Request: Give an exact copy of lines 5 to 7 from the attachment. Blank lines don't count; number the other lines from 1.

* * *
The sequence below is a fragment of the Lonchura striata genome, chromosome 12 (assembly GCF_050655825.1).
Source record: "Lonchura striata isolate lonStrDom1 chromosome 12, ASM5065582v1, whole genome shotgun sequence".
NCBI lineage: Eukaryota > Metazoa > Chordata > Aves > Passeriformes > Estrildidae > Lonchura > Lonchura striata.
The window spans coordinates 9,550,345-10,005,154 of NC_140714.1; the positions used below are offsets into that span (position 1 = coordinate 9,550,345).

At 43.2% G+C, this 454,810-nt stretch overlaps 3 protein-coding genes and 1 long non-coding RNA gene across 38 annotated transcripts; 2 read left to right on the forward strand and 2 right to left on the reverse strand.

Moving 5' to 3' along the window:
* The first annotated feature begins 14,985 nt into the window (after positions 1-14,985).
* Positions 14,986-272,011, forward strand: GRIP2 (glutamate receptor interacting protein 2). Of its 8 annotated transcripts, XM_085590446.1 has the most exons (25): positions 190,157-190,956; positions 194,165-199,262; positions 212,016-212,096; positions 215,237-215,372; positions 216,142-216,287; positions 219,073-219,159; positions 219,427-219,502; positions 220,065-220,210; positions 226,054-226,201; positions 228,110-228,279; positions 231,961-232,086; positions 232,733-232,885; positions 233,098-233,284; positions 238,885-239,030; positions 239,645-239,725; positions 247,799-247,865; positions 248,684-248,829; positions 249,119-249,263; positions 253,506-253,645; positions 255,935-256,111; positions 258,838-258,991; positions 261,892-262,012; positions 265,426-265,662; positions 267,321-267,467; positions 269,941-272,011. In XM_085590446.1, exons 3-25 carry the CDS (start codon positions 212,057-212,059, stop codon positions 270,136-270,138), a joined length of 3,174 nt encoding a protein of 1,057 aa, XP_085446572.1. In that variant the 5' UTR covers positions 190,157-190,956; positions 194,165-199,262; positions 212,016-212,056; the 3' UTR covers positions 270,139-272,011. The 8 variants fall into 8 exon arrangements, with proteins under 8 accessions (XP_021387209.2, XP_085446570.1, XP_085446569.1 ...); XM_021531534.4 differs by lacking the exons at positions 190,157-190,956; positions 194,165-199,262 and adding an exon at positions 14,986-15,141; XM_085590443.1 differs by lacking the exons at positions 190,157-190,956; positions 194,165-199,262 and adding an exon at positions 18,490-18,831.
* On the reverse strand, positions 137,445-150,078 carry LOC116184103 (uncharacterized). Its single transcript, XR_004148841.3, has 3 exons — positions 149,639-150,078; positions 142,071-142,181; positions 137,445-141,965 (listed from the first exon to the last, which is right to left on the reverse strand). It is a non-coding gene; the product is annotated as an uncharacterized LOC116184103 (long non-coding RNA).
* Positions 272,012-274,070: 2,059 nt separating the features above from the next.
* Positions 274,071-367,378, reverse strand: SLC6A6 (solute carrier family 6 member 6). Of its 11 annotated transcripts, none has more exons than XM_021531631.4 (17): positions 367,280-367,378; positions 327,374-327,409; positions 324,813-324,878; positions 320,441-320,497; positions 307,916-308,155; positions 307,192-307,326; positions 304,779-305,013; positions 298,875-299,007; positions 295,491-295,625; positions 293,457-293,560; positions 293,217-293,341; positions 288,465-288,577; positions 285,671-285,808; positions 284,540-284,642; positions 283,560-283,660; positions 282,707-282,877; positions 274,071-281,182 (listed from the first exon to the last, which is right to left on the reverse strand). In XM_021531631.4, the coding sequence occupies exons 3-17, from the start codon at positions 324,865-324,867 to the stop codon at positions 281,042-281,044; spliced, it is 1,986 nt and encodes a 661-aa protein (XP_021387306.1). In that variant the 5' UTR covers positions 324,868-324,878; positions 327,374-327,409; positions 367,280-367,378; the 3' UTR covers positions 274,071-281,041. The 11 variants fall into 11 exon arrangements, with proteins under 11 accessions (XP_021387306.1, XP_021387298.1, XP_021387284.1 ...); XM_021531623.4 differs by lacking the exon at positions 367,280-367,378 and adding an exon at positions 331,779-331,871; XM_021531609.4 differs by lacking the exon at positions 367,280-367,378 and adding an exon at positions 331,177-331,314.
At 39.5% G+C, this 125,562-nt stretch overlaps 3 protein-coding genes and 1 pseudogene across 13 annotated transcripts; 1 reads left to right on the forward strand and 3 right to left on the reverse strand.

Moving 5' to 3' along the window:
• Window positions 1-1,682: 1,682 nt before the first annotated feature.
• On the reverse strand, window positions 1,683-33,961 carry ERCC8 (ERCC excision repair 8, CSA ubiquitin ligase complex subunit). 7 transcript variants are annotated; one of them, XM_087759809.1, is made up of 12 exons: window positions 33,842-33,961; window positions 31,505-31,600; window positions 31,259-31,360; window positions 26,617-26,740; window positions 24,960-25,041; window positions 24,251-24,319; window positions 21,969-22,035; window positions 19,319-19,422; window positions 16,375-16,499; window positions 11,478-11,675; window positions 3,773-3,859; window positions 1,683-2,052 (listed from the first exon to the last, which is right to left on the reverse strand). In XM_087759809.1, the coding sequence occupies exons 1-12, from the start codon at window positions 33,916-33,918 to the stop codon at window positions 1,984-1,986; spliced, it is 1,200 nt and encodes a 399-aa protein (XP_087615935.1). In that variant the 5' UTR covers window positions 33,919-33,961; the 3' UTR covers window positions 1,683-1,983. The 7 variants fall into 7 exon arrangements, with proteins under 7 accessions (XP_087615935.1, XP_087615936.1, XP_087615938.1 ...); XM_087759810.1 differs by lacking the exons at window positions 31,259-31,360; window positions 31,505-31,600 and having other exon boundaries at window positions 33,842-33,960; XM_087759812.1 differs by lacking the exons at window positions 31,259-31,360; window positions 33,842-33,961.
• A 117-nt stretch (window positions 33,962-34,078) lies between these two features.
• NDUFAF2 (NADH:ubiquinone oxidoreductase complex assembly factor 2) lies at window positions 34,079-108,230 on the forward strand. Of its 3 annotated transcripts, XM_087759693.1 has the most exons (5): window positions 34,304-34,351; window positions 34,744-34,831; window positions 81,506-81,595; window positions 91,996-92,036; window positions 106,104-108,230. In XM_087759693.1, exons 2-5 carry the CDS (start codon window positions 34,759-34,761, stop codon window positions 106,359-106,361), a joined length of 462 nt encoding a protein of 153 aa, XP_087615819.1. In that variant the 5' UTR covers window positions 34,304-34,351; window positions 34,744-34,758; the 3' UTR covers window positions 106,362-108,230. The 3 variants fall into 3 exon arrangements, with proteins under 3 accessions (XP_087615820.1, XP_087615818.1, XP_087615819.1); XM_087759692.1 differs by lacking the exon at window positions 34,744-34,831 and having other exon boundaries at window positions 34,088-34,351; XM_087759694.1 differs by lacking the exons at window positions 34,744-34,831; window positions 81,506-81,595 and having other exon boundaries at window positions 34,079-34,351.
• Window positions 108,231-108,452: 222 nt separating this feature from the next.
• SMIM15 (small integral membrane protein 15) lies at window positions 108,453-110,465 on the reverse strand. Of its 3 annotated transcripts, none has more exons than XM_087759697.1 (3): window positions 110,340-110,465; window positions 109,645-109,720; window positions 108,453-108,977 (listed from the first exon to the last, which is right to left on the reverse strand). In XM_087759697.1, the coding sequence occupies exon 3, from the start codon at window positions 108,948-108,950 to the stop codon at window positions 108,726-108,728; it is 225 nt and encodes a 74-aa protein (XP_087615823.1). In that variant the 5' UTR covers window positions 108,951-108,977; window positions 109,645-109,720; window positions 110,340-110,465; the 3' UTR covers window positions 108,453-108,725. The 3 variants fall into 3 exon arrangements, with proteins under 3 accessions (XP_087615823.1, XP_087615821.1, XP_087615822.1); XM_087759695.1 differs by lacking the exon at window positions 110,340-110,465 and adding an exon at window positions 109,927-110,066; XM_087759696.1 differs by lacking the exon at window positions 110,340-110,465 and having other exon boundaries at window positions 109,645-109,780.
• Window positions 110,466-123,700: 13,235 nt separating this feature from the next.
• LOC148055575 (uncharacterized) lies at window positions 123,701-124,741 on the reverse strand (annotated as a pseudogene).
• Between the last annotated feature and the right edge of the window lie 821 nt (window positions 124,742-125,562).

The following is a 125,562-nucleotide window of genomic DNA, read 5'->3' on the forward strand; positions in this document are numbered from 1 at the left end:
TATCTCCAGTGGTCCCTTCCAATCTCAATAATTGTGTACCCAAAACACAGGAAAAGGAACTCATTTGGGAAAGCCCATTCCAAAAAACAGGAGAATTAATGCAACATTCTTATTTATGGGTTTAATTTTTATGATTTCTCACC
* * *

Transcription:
At 43.2% G+C, this 454,810-nt stretch overlaps 3 protein-coding genes and 1 long non-coding RNA gene across 38 annotated transcripts; 2 read left to right on the forward strand and 2 right to left on the reverse strand.

Moving 5' to 3' along the window:
* The first annotated feature begins 14,985 nt into the window (after positions 1-14,985).